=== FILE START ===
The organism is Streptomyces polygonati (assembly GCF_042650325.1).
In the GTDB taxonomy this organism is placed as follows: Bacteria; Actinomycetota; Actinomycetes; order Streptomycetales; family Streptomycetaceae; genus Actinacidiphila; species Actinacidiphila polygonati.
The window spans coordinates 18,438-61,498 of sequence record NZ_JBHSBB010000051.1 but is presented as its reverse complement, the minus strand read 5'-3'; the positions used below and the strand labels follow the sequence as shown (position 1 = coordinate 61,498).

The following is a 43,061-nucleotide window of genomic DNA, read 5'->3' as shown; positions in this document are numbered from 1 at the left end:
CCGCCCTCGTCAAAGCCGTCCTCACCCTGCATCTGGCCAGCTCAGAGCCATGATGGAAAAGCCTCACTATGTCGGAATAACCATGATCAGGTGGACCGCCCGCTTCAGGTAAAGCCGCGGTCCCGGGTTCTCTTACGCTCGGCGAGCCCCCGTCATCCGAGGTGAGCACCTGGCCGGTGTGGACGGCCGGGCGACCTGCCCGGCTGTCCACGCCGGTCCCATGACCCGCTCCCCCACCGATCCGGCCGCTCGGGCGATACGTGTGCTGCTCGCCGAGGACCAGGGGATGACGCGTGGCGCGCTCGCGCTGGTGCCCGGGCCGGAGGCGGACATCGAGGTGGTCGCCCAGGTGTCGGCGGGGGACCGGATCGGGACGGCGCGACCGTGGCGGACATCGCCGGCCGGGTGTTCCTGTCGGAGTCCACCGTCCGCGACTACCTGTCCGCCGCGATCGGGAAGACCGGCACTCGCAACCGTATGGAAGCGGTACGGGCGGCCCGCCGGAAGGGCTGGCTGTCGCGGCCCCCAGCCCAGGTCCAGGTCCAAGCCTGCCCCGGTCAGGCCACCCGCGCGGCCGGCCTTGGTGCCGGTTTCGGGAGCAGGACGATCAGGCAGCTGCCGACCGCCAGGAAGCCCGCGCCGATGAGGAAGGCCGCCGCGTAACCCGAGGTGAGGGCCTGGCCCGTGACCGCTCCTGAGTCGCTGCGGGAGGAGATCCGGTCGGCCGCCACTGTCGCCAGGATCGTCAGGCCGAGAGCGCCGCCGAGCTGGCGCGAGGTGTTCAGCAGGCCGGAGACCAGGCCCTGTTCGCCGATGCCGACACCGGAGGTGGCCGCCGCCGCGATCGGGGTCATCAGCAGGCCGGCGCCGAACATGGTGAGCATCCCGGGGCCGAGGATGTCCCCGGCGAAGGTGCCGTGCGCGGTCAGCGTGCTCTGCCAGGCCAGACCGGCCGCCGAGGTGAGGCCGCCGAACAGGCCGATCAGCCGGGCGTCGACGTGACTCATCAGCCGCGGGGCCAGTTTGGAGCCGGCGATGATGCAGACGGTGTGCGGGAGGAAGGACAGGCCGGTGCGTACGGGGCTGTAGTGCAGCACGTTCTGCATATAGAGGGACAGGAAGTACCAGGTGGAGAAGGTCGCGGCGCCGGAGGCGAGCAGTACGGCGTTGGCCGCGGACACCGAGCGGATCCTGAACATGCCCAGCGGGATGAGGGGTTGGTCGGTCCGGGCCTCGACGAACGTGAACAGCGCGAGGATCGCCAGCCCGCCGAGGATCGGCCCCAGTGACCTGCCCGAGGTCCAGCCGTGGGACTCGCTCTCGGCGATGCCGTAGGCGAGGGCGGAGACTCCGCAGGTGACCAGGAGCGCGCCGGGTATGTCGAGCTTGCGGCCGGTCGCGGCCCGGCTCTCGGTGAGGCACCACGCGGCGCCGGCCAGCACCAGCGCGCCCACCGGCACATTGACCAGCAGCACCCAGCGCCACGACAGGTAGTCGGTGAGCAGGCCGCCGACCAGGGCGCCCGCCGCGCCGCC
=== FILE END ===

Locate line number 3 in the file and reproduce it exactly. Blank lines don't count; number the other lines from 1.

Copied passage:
The window spans coordinates 18,438-61,498 of sequence record NZ_JBHSBB010000051.1 but is presented as its reverse complement, the minus strand read 5'-3'; the positions used below and the strand labels follow the sequence as shown (position 1 = coordinate 61,498).